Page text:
Development News August 2020

Gas station next to a wetland? County hearing continued

August 20, 3 pm, via zoom


The trees to the left of the water will be cut down. The redwoods and fir are left center, tall against the blue sky. Bethany Lake’s main channel is at the photo’s center. This photo faces east. A goose sleeps, lower right. Photo by John Williams

The county hearings officer has continued the hearing on the proposal to build a gas station and convenience market at the southeast corner of 185th and West Union. Anyone interested may attend the meeting via zoom. You can provide oral testimony during the hearing, and written testimony may be submitted prior to the hearing but not after the conclusion of the hearing. Electronic comments may be submitted prior to the scheduled hearing date by visiting and selecting Casefile L200057.

While many acknowledge that a gas station is needed to serve the growing North Bethany community, neighbors and CPO 7 members say that the current zoning of the site, “Neighborhood Commercial” (NC) doesn’t permit either such a large gas station (12 pumps) or such a large market (6278 sf).

Mary Manseau, past Chair of CPO 7, wrote in her comments on the project that “The intent of NC zoning is to accommodate small- to medium-sized shopping and service facilities to serve the immediate urban neighborhood. This gas station is designed to serve more than the immediate area. From page 36 of the staff report, ‘the nearest service station is more than a mile away. So it is anticipated that the proposed use in this location will be highly frequented. One reason being that the quickly developing North Bethany area is located northeast of this site.’ North Bethany is not part of the immediate area. It is located more than a mile away and was planned with adequate areas for gas stations to serve the North Bethany population.”

Neighbors also contend that the staff report is wrong to say that the adjacent natural area provides the necessary “screening and buffering” for the operation. Manseau says, “The purpose of screening and buffering is to minimize the impacts of differing uses. A busy gas station and market with around-the-clock noise and lights will have impacts on the adjacent open space. Headlights from autos both entering the station and parked at pumps will directly shine into the Significant Natural Resource (SNR) area. The adjacent heavy vegetation is not a buffer—it provides homes, breeding grounds and feeding areas for area wildlife. This project is already proposing impacts to the vegetated corridor. The impacts of this project on the remaining SNR must be recognized and mitigated.”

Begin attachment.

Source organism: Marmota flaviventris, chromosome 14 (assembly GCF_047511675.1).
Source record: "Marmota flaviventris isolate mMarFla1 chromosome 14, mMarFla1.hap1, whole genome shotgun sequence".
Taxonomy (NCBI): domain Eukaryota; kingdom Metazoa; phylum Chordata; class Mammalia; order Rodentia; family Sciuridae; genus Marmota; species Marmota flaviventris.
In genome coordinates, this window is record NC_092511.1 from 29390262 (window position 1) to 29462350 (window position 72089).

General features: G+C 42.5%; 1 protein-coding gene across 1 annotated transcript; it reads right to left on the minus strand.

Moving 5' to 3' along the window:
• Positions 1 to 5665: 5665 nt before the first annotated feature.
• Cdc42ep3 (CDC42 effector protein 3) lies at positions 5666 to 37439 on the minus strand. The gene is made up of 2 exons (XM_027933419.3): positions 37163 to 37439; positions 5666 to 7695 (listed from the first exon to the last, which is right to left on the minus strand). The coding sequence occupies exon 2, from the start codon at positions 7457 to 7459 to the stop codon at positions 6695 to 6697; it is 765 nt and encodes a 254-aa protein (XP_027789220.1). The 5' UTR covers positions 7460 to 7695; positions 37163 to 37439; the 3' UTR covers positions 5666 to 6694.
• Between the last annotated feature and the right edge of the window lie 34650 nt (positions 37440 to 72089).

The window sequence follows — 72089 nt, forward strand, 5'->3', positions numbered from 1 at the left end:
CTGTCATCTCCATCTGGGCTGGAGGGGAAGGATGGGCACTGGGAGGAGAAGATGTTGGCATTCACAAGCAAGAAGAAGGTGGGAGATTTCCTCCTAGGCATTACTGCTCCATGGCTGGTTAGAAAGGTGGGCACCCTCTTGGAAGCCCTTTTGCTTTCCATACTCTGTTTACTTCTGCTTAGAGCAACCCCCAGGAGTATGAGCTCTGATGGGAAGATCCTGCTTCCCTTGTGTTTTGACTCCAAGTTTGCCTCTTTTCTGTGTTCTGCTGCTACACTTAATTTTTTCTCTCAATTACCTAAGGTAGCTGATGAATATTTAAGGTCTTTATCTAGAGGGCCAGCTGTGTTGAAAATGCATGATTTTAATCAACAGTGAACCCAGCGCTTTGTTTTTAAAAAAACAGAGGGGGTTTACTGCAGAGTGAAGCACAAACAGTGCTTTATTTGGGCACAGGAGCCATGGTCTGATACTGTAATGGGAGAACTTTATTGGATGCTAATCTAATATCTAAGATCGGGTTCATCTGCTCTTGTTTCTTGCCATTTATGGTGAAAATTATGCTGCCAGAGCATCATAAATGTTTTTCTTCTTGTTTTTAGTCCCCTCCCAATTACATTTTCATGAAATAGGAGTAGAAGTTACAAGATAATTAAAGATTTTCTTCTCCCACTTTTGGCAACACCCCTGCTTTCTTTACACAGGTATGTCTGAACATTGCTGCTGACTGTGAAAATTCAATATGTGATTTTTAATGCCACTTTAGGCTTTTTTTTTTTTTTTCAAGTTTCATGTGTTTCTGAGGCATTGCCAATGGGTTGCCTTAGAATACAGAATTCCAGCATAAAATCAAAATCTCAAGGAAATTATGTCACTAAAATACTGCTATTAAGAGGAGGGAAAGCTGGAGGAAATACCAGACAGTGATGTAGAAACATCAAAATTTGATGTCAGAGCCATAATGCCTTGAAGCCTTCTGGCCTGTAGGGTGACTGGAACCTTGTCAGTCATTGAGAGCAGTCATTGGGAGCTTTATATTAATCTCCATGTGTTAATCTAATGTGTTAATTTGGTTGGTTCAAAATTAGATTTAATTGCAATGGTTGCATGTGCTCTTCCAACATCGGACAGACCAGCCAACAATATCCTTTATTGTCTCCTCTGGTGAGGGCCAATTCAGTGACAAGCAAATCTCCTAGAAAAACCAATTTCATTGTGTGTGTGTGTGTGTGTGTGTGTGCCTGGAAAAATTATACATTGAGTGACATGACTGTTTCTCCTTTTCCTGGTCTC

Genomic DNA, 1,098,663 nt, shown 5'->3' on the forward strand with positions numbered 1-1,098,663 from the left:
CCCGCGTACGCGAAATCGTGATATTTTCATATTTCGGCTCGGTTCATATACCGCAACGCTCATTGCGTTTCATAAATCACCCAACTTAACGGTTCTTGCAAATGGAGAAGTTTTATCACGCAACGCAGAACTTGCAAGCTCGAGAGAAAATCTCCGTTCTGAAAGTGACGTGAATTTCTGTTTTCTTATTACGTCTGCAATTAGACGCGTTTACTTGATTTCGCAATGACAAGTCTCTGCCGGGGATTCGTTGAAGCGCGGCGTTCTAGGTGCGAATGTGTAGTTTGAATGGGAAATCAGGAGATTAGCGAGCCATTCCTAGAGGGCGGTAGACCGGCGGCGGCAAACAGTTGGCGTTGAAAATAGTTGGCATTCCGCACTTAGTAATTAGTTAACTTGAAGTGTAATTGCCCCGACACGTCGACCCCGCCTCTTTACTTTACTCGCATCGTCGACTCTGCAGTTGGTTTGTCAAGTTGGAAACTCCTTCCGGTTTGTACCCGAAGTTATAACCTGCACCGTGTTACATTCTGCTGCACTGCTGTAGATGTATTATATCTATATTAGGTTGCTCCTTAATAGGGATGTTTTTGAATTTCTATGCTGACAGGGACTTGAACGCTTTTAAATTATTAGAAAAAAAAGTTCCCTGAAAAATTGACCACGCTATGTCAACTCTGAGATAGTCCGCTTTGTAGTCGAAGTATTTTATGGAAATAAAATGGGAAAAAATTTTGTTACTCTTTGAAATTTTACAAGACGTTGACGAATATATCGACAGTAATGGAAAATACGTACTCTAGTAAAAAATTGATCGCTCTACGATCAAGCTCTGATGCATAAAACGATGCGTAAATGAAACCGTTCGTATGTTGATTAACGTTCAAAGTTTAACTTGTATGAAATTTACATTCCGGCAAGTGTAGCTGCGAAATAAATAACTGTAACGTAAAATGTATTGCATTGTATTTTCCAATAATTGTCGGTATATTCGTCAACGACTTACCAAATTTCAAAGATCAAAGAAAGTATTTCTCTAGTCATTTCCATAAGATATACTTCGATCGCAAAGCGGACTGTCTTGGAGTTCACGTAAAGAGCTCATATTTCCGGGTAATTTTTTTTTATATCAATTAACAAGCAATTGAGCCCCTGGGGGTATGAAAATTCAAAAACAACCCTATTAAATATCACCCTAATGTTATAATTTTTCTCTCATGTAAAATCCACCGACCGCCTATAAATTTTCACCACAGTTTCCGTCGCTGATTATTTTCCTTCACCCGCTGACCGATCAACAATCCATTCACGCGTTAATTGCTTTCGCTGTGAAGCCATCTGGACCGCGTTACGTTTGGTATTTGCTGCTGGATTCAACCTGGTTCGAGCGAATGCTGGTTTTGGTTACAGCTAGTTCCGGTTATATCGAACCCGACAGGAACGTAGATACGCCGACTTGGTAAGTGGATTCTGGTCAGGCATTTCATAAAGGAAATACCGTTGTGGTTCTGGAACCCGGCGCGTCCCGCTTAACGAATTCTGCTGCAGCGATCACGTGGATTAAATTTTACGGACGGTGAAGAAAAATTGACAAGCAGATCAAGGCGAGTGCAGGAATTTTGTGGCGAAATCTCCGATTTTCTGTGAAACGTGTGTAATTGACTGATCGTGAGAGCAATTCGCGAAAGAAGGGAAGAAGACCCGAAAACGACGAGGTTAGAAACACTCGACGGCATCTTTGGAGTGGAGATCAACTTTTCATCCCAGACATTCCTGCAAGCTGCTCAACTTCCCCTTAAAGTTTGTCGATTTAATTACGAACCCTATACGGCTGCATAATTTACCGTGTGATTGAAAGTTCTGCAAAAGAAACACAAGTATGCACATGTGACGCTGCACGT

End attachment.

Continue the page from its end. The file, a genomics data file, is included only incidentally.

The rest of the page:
Western Oregon Dispensary

The hearing was originally scheduled in May, and then postponed to July. The continuances have been requested by the applicant to allow additional time to negotiate with county to allow agreement on developer-requested reduction in setbacks and reduction in required frontage improvements.

Toll Brothers Cedar Mill Landing sign

Development gets new name, model home under construction

Formerly called Cypress Ridge, Toll Brothers is building the homes in Cedar Mill Landing between Reeves and Lovejoy east of 119th. Visit their website for information on the project.

No news from commercial developments

We haven’t heard any updates on tenants for the Milltowner Center at Saltzman & Cornell, or the Kirkland development in Timberland.

Beaverton recently approved a change to the Station Community: Multiple Use section of their Development Code that was requested by the developers of the Cedar Hills mixed-use replacement for the old Cedar Hills center near the intersection of Highway 26 and 217. However, we have no update on the progress in planning the development, or where the existing businesses will relocate.